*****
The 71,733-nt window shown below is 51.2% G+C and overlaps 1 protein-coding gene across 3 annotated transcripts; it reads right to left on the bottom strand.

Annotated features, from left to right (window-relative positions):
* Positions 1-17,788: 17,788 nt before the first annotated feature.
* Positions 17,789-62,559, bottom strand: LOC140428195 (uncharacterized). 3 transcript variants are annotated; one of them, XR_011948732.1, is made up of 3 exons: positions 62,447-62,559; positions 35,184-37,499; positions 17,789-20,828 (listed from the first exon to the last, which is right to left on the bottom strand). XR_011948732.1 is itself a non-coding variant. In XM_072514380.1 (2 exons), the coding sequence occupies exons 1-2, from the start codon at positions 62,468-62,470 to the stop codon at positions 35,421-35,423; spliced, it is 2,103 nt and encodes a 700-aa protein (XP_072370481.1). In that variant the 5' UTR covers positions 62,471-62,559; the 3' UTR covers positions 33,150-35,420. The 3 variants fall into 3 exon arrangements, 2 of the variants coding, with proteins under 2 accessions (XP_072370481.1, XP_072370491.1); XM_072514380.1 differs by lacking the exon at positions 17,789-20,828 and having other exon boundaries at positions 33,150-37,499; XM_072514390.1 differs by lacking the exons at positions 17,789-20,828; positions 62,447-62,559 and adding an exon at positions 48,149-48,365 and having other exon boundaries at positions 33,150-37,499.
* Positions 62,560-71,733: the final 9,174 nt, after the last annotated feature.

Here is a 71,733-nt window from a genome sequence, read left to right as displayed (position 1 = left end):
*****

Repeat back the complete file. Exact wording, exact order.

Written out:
The 71,733-nt window shown below is 51.2% G+C and overlaps 1 protein-coding gene across 3 annotated transcripts; it reads right to left on the bottom strand.

Annotated features, from left to right (window-relative positions):
* Positions 1-17,788: 17,788 nt before the first annotated feature.
* Positions 17,789-62,559, bottom strand: LOC140428195 (uncharacterized). 3 transcript variants are annotated; one of them, XR_011948732.1, is made up of 3 exons: positions 62,447-62,559; positions 35,184-37,499; positions 17,789-20,828 (listed from the first exon to the last, which is right to left on the bottom strand). XR_011948732.1 is itself a non-coding variant. In XM_072514380.1 (2 exons), the coding sequence occupies exons 1-2, from the start codon at positions 62,468-62,470 to the stop codon at positions 35,421-35,423; spliced, it is 2,103 nt and encodes a 700-aa protein (XP_072370481.1). In that variant the 5' UTR covers positions 62,471-62,559; the 3' UTR covers positions 33,150-35,420. The 3 variants fall into 3 exon arrangements, 2 of the variants coding, with proteins under 2 accessions (XP_072370481.1, XP_072370491.1); XM_072514380.1 differs by lacking the exon at positions 17,789-20,828 and having other exon boundaries at positions 33,150-37,499; XM_072514390.1 differs by lacking the exons at positions 17,789-20,828; positions 62,447-62,559 and adding an exon at positions 48,149-48,365 and having other exon boundaries at positions 33,150-37,499.
* Positions 62,560-71,733: the final 9,174 nt, after the last annotated feature.

Here is a 71,733-nt window from a genome sequence, read left to right as displayed (position 1 = left end):